Ph.D., Princeton University, 2010
I received my doctorate in Modern World History from Princeton University in 2010. I have a broad interest in both the structural and conceptual effects of global integration as traceable in the history of international institutions, multinational corporations and theories of political economy. I am currently working on a manuscript entitled Governing Babel: the League of Nations and the Global Information Age. My current book project presents the League of Nations as not just a novel institutional form, but also as a cite through which to analyze the emerging centrality of information to the nature and functioning of the global political economy. From questions of language, to economic intelligence and the standardization of nomenclature, the League's archives demonstrate early evidence of the inherent fragilities of a global system wherein material life came to pivot increasingly on the immaterial world of data, credit and communication flows. In addition to the book manuscript, I am pursuing several small-linked research projects with the hope of demonstrating that rereading economic theories through a global historical lens can offer new insights into both their origins and consequences.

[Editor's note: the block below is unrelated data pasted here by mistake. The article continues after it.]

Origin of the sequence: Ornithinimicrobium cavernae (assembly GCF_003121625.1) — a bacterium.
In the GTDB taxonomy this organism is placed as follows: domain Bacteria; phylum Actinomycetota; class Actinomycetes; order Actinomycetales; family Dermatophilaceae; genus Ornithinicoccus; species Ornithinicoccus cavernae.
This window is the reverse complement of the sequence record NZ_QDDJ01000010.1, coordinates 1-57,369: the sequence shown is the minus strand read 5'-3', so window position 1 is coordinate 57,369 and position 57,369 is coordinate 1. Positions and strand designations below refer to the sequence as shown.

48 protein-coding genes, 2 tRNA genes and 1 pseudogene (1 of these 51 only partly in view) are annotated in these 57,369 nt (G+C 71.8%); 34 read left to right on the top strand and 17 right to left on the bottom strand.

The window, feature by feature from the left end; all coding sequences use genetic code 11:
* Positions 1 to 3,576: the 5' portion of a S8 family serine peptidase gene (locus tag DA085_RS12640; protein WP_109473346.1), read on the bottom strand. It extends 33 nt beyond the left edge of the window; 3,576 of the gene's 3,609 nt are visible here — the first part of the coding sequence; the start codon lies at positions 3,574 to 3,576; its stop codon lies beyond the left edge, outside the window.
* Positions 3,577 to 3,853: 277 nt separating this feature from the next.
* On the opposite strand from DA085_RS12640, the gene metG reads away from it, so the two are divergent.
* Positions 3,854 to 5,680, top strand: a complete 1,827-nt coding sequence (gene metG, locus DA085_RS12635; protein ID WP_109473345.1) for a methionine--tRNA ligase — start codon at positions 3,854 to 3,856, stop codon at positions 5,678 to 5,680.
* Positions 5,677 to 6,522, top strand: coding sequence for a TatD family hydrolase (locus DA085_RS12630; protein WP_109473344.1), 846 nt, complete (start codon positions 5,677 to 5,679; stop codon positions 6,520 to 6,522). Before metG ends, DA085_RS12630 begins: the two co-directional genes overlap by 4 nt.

Visiting Fellow at the Max Planck Institute for the Study of Societies, October 2012 – July 2013, Cologne, Germany
“Reversing the Curse of Babel? International Language Movements and Inter-war Chasms” in Patrick Manning (ed.) World History Global and Local Interactions (Princeton, Markus Wiener Publishers, 2005), pp. 179-194.
Albert Gallatin Fellow at the Graduate Institute of International Studies, Geneva Switzerland 2006-2007.